Dell Latitude D800 Takes Mobile Computing to New Levels

A month and a half ago, I replaced my main desktop computer at home

with Dell's stunning Latitude D800, a Pentium M-based wide-screen

laptop that takes mobile computing to new levels of performance and

capability. Like last month's laptop, HP's Compaq Presario X1012, the

Latitude D800 is a true desktop replacement. When equipped for travel,

the Latitude D800 weighs about 7 pounds, so it's not a device you'll

want if you spend most of your time at conventions and hotels. But if

you thought a laptop couldn't take on some of the fastest desktops and

provide stunning battery life, think again--the Latitude D800 is a

near-perfect machine in these areas.

Size- and weight-wise, the Latitude D800 is slightly heavier and

bulkier than the Presario X1012. The Latitude D800 features a nice,

one-hand-operation "Bugs Bunny" latch on the front that makes opening

the screen easy. The machine has a 1.6GHz Pentium M processor, an

NVIDIA GeForce4 4200 Go video card, and 512MB of RAM, which combine to

deliver impressive performance and excellent frame rates in the latest

3-D games. The Latitude D800 screen is an epic expanse of space, and

although you can configure it in a variety of high resolutions, I

chose the eye-friendly 1280 x 800 choice for the review system. On

such a screen, applications such as Microsoft Office Outlook 2003,

Adobe Photoshop, and Microsoft Excel take on an all-new persona, with

vast amounts of horizontal room. Wide screens are a true productivity


The Latitude D800 comes equipped with a CD-RW/DVD combo drive,

three USB 2.0 ports, a four-pin FireWire port, one PC card slot,

Gigabit Ethernet network, a modem, and the usual selection of legacy

ports. You can configure this system in true Intel Centrino style,

with an Intel 802.11b wireless adapter, or go for speed and get Dell's

more impressive 802.11b/g card, which delivers up to 54Mbps on a

Wireless-G network. I definitely recommend the faster model.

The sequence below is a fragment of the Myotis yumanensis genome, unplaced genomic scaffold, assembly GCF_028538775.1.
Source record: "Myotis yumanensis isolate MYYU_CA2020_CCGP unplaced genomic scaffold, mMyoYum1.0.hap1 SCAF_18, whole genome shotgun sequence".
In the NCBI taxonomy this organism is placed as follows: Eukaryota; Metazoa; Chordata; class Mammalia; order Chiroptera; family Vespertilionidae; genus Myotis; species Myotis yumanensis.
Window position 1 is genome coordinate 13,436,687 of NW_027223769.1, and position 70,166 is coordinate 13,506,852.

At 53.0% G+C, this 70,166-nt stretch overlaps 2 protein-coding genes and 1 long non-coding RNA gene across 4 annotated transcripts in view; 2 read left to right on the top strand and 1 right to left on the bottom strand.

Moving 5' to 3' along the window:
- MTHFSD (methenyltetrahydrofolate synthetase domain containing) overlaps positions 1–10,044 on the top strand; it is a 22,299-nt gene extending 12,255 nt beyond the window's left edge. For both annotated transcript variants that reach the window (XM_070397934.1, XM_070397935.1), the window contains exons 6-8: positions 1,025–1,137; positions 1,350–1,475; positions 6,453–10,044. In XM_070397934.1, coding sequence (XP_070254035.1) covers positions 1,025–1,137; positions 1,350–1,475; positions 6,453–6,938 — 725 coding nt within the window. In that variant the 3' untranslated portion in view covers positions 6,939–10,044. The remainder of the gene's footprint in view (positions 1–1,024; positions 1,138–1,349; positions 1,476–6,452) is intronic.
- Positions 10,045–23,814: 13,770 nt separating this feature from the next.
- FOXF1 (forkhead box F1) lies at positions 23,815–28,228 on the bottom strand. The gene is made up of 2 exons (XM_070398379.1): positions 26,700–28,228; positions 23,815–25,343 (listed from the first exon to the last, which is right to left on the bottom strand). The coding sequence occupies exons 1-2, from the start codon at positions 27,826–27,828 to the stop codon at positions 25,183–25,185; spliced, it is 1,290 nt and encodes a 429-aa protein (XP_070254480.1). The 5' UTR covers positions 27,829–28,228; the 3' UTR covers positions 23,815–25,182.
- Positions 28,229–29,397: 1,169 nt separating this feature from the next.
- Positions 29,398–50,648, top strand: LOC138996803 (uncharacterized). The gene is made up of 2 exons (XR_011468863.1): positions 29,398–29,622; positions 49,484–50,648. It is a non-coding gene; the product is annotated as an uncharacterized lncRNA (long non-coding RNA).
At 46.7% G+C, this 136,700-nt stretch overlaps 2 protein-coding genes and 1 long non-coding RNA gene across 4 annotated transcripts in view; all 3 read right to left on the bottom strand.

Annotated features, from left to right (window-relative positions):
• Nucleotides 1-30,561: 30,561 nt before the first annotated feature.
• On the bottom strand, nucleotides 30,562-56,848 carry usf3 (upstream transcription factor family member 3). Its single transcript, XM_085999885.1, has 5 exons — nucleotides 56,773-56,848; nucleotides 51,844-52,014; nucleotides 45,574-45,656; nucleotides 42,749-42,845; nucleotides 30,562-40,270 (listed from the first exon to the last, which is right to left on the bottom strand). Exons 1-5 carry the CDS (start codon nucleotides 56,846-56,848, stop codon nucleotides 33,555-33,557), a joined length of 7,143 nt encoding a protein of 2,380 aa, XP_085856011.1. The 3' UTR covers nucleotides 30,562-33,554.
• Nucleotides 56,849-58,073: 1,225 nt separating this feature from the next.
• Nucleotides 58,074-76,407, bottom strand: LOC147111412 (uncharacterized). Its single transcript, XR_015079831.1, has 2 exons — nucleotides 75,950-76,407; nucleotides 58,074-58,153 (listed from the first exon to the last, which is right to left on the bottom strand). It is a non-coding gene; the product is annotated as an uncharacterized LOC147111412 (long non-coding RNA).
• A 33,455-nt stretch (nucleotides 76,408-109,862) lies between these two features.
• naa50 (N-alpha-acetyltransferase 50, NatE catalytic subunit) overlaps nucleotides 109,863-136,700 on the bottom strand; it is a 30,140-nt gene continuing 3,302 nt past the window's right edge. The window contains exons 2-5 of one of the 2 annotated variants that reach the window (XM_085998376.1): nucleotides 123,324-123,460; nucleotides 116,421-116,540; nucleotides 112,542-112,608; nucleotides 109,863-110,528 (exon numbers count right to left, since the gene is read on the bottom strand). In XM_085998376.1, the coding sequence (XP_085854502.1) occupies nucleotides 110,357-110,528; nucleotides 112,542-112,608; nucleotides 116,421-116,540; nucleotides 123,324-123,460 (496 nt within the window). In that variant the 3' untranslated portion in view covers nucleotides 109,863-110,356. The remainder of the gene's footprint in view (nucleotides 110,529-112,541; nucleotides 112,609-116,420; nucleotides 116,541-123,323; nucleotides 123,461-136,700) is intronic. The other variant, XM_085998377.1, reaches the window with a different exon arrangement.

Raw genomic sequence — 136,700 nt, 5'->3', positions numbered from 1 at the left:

Dell offers a unique docking station option, which lets you mount

the Latitude D800 (or other Dell systems) and a port replicator on a

swiveling, adjustable-height platform you can place on a desktop

surface. Attach a keyboard and mouse and lock in the Latitude D800,

and you have a full-featured workstation. Flip a switch and pick up

the laptop, and you're good to go, with no wires and plugs to mess

with. This option, which will set you back a few hundred dollars

extra, cements the Latitude D800's purpose as a desktop replacement

for the occasionally mobile or, as I like to think about it, the

locally mobile. The option is great for people who don't travel with

their laptop, but would like to take it around the office or home each

day and wirelessly work from another room.

If the Latitude D800 has any flaws, they're minor. Compared with

some of the IBM systems I've tested recently, the Latitude D800's

keyboard felt a bit low quality to me and makes a slight clicking

sound when used. And although the unit features dual pointing devices,

which I usually like, the mouse buttons for the eraser-head point

device were too difficult to press, rendering them nearly useless. Of

course, neither of these shortcomings is a problem when the system is

docked, and even in regular use they're definitely not a deal-breaker.

Overall, the Latitude D800 is an excellent performer, with more than 4

hours of battery life (thanks to the Pentium M processor) and Dell's

vaunted quality. I highly recommend this device.

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